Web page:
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Politics Canada is bad at organizing flood relief, but it doesn’t have to be

"Where is the army?" Just about every news report on Quebec's floods includes a struggling resident in knee-deep water asking why it took so long to call out the army, and why the soldiers aren't around.

But it's not the army's fault. It's the way disaster relief is organized in Canada: badly. The real question is why we keep doing it this way.

There are people rowing boats up streets in Gatineau and Pierrefonds, Que., and the army was dispatched during the weekend. In Constance Bay, Ont., locals ran out of sandbags and asked the feds to send more. It's far from the first natural disaster in Canada, whether you think of the Fort McMurray fires last year, ice storms nearly 20 years ago or the Calgary flood in 2013.

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Read More: Floods in Quebec and beyond: What's the damage so far? A guide

Read More: Quebec's flood zone peaked as more troops, sandbags move to help

Globe Editorial: In Canada, flooding happens because governments let it happen

Often, there's a similar pattern. Municipalities and first responders, such as police and fire departments, get overwhelmed; well-meaning volunteers pour out to help, but often don't know what to do; a small provincial emergency-response team tries to co-ordinate, but is overloaded; the army is called in, but it's late in the game, and they're thin on the ground.

If only there was a way of getting trained disaster-relief responders all over the country, who would make preparations, then spring quickly into action, armed with expertise and some equipment, and willing do the work at little cost.

And there is.

In Germany, a big flood brings out volunteers from the Technisches Hilfswerk, or THW, in yellow hardhats, operating pumps, organizing sandbag dikes and co-ordinating. They're trained, some with certified expertise. There are 84,000 of them. It turns out there are many people who want to help their fellow citizens when things get tough. Other countries have something like it, too. Eva Cohen, a German-Canadian and former THW volunteer, has tried to interest Canadian governments in creating something like it. No luck so far.

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When the floods hit Gatineau, not far from her home, she joined roughly 1,500 volunteers who turned out to fill sandbags. It was heartening to see well-meaning volunteers come out in droves, she said, but upsetting that it was chaotic, as many volunteers didn't really know how to fill bags and the effort at one point ran out of sand. The army, she said, is "coming in as a last resort, when municipalities are overwhelmed."

If you listened to Public Safety Minister Ralph Goodale speak to reporters on Monday, you'd realize everyone did what they were supposed to. Quebec Public Safety Minister Martin Coiteux asked him on Friday to send in the army and Mr. Goodale immediately agreed. But Mr. Coiteux didn't call for the army until things got bad – after all, the army is there for wars and massive disasters. It's scattered across the country. And it's expensive to deploy.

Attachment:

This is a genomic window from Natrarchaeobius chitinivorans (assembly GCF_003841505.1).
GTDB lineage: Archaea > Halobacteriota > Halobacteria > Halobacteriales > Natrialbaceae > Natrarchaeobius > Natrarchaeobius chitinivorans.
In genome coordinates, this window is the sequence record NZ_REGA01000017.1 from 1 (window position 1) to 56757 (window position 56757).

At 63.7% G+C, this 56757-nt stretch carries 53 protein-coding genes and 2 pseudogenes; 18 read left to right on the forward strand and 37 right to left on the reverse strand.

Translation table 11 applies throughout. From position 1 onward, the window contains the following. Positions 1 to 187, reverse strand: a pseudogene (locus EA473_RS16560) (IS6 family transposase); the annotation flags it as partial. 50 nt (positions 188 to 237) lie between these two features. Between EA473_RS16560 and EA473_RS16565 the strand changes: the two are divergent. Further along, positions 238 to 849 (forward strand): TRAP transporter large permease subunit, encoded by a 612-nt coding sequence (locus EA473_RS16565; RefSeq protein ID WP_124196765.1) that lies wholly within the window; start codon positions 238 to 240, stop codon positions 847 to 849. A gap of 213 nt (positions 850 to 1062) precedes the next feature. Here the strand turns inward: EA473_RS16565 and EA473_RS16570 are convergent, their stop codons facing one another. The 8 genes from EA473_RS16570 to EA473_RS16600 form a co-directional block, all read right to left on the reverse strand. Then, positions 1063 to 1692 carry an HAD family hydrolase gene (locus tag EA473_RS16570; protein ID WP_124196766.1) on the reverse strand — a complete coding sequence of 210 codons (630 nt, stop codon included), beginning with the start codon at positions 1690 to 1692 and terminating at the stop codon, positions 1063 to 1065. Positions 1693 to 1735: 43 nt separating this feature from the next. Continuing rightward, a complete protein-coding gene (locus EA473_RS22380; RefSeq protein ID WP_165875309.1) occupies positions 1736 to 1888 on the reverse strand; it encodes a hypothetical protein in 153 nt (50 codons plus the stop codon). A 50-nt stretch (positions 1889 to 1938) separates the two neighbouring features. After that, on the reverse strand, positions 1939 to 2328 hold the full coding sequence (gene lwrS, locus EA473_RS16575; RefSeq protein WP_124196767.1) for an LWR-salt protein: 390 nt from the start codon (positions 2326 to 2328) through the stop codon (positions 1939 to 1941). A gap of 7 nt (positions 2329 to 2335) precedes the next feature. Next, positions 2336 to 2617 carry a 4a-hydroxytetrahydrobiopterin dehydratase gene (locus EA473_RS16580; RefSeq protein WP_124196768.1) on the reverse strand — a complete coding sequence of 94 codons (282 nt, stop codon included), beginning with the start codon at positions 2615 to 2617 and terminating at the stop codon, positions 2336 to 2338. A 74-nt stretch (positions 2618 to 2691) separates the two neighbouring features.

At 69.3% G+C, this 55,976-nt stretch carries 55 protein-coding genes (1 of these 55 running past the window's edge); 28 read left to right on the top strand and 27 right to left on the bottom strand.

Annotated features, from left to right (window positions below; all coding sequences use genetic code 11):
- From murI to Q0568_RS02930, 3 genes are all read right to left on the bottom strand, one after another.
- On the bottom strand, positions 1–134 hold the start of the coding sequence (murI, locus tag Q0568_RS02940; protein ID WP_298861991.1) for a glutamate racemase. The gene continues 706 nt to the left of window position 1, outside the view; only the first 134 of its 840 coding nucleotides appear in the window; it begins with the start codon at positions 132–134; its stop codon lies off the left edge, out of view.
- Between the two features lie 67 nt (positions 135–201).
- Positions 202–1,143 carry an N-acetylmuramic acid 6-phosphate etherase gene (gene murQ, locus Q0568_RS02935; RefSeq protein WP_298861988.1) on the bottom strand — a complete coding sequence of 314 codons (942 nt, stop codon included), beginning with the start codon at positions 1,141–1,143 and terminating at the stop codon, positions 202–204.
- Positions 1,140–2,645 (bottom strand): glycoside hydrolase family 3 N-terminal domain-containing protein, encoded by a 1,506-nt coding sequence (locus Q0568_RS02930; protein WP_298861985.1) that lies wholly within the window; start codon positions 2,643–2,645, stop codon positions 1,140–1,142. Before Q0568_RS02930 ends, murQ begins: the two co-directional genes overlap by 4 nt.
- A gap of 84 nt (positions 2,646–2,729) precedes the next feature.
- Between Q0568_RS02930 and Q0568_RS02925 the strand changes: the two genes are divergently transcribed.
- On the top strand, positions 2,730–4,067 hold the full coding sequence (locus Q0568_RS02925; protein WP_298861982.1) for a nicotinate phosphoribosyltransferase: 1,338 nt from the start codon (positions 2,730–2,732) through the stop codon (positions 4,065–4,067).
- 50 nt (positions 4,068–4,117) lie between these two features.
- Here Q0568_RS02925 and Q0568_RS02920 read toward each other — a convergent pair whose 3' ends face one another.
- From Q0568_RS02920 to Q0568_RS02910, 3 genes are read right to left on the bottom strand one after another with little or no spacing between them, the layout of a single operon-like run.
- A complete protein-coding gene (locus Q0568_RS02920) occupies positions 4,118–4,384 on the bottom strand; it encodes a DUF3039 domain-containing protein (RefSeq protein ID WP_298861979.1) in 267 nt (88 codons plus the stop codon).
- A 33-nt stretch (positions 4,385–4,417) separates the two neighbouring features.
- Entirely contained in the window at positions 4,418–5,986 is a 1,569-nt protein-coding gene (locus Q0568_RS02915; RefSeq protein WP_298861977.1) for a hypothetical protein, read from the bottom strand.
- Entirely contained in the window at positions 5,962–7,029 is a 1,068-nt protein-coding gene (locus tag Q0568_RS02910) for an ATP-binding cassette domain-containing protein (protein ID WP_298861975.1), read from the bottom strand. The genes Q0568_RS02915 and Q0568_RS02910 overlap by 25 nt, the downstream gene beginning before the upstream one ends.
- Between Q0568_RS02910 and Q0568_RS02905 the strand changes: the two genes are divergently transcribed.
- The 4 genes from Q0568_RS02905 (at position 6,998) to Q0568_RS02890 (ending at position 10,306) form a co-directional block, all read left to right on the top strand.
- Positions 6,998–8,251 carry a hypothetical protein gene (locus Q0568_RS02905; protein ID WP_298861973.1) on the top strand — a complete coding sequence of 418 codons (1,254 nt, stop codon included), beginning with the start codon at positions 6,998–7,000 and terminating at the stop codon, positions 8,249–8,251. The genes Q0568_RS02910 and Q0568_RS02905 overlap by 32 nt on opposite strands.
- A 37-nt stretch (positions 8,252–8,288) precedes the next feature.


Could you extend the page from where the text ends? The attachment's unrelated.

What could a volunteer civil-protection agency do differently? They'd be in communities all over the country. They'd bring structure to civil protection.

Civil-protection volunteers would have seen the possibility of flooding in March, after a big snow melt, and have started preparations, Ms. Cohen said. When they realized things might get critical, they'd mobilize volunteers. They'd prepare structures to redirect water. If they had high-capacity pumps and know-how, they could reduce the water damage. They could co-ordinate and provide outdoor lighting for all-night sandbagging.

But now, by the time the army deploys, as it did Quebec, it's too late to have as much impact, Ms. Cohen said.

You can't eliminate disasters, but you can plan and mitigate the impact. There are floods, earthquakes, ice storms, broken dams, power outages and so on. In Germany, THW volunteers do co-ordination, water purification, power-line repair, pumping, sandbagging, and search and rescue.

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Why hasn't Canada done something like it? It takes a relatively small amount of money, for some equipment and training and a government mandate. On Monday, Mr. Goodale responded to questions about whether it takes too long to deploy the army by saying he will talk to his provincial counterparts this summer about revamping emergency response. A volunteer organization, he said, might be something to discuss. Let's hope those ministers don't forget once this disaster passes. Because there will be another one.

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